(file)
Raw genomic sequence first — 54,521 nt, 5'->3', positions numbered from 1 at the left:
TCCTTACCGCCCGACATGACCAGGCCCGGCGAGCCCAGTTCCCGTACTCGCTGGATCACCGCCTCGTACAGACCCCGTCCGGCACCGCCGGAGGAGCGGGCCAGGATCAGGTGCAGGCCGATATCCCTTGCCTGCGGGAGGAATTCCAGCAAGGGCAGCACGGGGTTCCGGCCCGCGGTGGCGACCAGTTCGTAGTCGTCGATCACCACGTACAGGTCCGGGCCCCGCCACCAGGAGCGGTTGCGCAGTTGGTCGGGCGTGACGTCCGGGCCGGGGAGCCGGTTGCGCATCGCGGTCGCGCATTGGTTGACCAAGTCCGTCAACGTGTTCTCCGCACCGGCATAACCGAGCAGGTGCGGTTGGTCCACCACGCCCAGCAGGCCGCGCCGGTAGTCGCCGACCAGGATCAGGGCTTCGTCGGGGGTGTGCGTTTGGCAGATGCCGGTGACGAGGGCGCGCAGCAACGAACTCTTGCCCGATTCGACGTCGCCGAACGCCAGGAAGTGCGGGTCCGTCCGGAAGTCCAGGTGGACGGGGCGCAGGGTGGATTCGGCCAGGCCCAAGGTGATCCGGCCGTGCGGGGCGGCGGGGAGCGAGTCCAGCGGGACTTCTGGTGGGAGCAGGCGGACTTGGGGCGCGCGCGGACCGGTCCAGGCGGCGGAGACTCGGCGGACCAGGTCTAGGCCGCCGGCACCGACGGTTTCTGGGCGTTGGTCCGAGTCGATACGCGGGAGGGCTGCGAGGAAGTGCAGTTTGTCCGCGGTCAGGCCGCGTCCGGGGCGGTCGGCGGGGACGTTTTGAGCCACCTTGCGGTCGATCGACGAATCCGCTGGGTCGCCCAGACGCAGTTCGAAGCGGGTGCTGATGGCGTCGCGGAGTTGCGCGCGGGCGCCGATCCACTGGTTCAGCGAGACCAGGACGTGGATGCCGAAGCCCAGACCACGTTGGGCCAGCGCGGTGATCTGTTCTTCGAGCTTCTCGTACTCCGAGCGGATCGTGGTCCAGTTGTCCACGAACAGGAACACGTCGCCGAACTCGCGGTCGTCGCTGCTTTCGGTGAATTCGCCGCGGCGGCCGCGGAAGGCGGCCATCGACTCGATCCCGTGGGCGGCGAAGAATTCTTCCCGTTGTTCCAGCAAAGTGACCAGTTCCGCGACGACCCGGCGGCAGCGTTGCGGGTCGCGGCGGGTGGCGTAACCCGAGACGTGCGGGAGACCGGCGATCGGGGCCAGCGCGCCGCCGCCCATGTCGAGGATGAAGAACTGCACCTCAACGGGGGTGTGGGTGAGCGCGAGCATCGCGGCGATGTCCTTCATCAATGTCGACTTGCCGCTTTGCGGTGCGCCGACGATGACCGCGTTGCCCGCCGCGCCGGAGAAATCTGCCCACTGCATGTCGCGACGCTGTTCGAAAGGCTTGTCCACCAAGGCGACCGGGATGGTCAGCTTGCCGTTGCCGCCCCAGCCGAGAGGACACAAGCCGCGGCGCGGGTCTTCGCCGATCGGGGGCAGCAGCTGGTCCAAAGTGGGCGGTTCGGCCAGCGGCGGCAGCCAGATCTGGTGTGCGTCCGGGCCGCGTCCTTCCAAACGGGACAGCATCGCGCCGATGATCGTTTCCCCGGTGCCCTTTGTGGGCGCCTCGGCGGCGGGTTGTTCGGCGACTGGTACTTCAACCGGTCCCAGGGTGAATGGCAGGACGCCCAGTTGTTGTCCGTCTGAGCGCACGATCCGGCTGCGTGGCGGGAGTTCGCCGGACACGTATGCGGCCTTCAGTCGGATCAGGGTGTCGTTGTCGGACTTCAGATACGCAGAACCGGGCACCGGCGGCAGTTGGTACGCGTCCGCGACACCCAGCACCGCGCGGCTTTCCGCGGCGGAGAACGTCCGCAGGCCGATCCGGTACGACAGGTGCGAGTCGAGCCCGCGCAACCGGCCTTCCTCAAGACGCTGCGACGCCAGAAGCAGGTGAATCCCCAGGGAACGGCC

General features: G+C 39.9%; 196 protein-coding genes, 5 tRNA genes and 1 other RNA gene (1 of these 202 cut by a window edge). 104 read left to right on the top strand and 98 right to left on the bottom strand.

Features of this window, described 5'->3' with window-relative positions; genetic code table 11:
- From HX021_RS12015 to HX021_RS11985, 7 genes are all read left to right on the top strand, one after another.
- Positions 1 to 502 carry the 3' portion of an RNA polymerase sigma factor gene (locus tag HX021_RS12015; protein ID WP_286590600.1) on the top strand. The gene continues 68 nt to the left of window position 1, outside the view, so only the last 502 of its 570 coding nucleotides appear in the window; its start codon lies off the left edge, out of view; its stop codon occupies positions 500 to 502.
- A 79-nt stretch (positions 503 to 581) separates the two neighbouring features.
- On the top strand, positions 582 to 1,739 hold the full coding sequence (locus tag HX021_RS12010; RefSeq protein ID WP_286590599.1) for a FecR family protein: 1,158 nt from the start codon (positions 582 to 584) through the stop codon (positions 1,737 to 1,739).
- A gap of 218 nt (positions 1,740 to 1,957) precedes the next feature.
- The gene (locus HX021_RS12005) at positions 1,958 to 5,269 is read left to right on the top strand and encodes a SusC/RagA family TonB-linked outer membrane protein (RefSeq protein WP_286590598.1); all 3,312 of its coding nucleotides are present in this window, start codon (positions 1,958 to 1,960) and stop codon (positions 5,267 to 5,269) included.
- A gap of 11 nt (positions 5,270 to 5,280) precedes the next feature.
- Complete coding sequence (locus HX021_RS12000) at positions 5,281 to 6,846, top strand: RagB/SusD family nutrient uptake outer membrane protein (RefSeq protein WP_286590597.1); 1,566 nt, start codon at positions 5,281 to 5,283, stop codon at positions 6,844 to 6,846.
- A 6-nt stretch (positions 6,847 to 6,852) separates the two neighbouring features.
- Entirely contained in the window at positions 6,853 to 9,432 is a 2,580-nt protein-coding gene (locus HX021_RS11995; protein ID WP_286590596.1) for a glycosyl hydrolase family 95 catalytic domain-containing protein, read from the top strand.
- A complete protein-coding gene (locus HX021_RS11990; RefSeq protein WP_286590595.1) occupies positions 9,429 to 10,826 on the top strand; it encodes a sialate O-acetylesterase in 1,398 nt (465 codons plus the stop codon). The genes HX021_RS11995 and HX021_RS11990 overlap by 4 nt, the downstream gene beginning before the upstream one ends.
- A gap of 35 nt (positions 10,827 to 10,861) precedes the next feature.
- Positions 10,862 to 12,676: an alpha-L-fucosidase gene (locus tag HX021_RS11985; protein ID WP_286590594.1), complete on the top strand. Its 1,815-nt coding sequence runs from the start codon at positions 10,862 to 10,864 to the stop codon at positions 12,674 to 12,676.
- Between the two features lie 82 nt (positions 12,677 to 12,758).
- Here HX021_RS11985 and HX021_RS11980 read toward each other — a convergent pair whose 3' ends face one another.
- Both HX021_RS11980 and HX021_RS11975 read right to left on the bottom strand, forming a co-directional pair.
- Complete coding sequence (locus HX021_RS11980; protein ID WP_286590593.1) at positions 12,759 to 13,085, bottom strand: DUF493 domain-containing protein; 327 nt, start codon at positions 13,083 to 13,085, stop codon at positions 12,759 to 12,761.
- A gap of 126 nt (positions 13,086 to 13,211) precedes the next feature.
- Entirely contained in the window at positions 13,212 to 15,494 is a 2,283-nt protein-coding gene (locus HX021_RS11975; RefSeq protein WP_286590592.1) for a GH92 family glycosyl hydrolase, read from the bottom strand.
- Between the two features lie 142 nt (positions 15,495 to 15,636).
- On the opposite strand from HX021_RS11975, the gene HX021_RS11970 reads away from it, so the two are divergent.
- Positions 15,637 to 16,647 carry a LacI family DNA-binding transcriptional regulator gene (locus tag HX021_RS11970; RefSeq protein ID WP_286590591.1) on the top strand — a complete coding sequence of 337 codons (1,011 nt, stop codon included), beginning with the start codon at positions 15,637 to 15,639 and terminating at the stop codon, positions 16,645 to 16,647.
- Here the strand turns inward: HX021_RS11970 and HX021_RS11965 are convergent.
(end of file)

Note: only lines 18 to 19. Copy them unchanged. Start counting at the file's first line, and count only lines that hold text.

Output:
- Between the two features lie 82 nt (positions 12,677 to 12,758).
- Here HX021_RS11985 and HX021_RS11980 read toward each other — a convergent pair whose 3' ends face one another.